Today in History – July 28, 1959 – LtCol William H. Rankin (USMC) survives longest recorded parachute descent in history.

“On July 26, 1959, Marine LtCol William Rankin “was flying in an F-8 Crusader from Naval Air Station South Weymouth in Massachusetts to Marine Corps Air Station Beaufort in South Carolina. At around 6:00 PM, minutes before Rankin was about to make his descent towards Beaufort, the pilot heard grinding sounds coming from his aircraft’s engine. The engine stopped, and a fire warning light flashed. Rankin pulled the lever to deploy auxiliary power, and it broke off in his hand.”

“Rankin was plummeting into the tumultuous belly of a powerful storm cloud. For approximately five minutes, Rankin had little to no visibility while in the dark storm cloud that blocked out the sun’s light.

Rankin’s parachute was supposed to deploy at an altitude of 10,000 feet, but the intense storm triggered the barometric parachute switch prematurely. The worst part was that the parachute opened up while he was literally inside of a turbulent thunderstorm. The Lieutenant Colonel was pelted by rain, hail, and lightning bolts were flying all around him as he glided through the cumulonimbus thunderstorm cloud. Strong updrafts in the storm cell decreased his terminal velocity at the worst possible time…The winds threw Rankin over his parachute and spun him in circles.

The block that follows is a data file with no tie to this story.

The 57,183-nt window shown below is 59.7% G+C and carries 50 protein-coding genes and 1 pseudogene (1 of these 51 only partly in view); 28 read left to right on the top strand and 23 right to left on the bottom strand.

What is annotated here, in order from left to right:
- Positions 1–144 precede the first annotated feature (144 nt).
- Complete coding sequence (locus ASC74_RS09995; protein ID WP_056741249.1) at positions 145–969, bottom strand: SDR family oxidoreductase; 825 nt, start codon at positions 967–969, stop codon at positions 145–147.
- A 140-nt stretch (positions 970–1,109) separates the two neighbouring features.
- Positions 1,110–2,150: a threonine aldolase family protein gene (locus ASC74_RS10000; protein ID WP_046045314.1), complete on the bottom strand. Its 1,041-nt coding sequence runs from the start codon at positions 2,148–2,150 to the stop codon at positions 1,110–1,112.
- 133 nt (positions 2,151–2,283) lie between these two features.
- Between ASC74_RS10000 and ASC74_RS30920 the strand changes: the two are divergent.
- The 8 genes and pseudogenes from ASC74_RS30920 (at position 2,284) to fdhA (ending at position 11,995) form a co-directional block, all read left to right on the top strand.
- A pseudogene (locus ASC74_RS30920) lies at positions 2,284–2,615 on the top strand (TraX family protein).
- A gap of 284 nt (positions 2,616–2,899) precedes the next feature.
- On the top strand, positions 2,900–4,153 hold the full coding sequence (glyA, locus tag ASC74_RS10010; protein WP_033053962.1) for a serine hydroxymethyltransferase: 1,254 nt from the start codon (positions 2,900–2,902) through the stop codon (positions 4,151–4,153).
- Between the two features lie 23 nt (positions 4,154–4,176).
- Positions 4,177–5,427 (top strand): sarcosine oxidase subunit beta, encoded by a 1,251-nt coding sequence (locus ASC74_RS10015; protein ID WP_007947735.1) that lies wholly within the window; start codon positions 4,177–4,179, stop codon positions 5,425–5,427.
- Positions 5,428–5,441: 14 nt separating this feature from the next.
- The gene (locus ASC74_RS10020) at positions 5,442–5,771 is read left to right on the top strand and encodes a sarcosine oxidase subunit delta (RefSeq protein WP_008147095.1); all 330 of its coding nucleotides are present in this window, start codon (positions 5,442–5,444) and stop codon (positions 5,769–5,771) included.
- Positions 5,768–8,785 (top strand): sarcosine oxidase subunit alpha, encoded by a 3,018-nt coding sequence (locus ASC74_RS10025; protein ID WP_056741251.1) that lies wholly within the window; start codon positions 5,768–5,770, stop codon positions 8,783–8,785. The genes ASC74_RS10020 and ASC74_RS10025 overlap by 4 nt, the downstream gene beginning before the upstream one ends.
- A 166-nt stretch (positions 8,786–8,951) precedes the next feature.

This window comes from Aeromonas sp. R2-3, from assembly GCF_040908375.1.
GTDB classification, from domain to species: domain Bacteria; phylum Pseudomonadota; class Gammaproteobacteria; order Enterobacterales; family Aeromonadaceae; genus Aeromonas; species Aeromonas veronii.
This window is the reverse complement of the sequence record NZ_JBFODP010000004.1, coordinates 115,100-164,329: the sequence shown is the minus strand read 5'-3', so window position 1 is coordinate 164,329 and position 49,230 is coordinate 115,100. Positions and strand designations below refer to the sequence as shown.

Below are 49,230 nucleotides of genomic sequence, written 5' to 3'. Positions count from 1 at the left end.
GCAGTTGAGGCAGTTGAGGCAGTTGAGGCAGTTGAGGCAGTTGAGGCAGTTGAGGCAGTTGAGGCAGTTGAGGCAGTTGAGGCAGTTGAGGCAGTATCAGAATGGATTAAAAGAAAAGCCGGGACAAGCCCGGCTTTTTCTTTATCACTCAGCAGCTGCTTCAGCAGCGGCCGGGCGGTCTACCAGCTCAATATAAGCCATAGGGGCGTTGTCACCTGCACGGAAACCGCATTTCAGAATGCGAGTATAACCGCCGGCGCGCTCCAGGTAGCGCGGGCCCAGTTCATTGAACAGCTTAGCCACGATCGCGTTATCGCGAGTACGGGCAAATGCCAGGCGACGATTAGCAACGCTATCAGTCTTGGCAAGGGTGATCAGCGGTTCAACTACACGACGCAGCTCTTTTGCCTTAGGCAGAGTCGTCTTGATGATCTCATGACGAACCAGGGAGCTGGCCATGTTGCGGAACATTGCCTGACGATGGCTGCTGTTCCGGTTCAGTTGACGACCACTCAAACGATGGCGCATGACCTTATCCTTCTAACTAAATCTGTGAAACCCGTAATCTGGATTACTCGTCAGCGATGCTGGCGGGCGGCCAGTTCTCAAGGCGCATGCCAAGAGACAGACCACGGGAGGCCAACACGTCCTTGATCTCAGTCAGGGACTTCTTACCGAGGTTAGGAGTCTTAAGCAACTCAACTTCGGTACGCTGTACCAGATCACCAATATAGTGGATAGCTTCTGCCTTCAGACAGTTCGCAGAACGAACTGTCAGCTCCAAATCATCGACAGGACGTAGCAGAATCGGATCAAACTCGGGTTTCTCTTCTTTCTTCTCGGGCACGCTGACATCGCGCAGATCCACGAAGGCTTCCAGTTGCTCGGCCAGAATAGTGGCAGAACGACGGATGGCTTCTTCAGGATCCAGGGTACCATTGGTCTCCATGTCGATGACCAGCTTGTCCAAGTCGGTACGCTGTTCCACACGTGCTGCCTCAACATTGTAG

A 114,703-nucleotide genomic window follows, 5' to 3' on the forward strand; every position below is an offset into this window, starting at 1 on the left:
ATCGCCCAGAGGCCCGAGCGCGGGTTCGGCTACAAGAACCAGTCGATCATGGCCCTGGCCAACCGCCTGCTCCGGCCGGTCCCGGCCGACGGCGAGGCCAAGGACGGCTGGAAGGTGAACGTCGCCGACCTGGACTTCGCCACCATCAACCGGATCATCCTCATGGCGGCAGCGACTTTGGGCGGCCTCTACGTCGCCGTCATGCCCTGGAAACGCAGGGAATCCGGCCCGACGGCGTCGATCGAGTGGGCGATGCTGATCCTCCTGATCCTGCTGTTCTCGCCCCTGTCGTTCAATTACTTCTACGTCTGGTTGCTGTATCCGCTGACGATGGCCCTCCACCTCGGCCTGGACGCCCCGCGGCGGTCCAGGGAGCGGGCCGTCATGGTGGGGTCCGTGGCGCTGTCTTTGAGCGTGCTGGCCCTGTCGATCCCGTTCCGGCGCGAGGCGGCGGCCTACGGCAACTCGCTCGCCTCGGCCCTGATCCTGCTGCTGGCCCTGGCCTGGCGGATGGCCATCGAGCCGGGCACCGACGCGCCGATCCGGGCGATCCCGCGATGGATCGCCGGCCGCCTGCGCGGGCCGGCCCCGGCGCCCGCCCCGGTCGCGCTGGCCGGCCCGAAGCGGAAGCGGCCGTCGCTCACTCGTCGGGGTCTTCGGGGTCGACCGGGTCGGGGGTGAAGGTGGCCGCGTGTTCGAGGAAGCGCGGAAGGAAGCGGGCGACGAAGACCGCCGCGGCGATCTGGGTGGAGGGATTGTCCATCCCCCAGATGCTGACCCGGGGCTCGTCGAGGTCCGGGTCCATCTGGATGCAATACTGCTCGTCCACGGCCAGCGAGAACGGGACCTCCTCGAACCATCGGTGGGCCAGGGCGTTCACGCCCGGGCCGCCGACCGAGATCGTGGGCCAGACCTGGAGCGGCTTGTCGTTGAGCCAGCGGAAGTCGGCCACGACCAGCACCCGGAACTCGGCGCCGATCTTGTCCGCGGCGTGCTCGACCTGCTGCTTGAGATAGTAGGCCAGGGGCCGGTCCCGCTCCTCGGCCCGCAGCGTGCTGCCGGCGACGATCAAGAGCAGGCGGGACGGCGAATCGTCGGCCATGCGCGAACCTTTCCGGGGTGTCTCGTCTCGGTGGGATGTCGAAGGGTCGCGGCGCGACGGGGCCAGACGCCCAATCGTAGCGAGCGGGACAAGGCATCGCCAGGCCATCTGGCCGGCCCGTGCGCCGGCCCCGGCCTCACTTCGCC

The rain was so intense that he thought that he might drown and was forced to hold his breath… [He] nearly died from drowning at 30,000 feet in the sky.”

LtCol William H. Rankin, then commanding officer of the squadron earned a place in the Guinness Book of Records by surviving the longest recorded parachute descent in history. He had ejected into a violent thunderstorm over North Carolina which caused his descent to last 40 minutes rather than the expected 11 minutes.

For a video go to A Man Who Nearly Drowned at the Height of 30,000 Ft – YouTube

Scroll to Top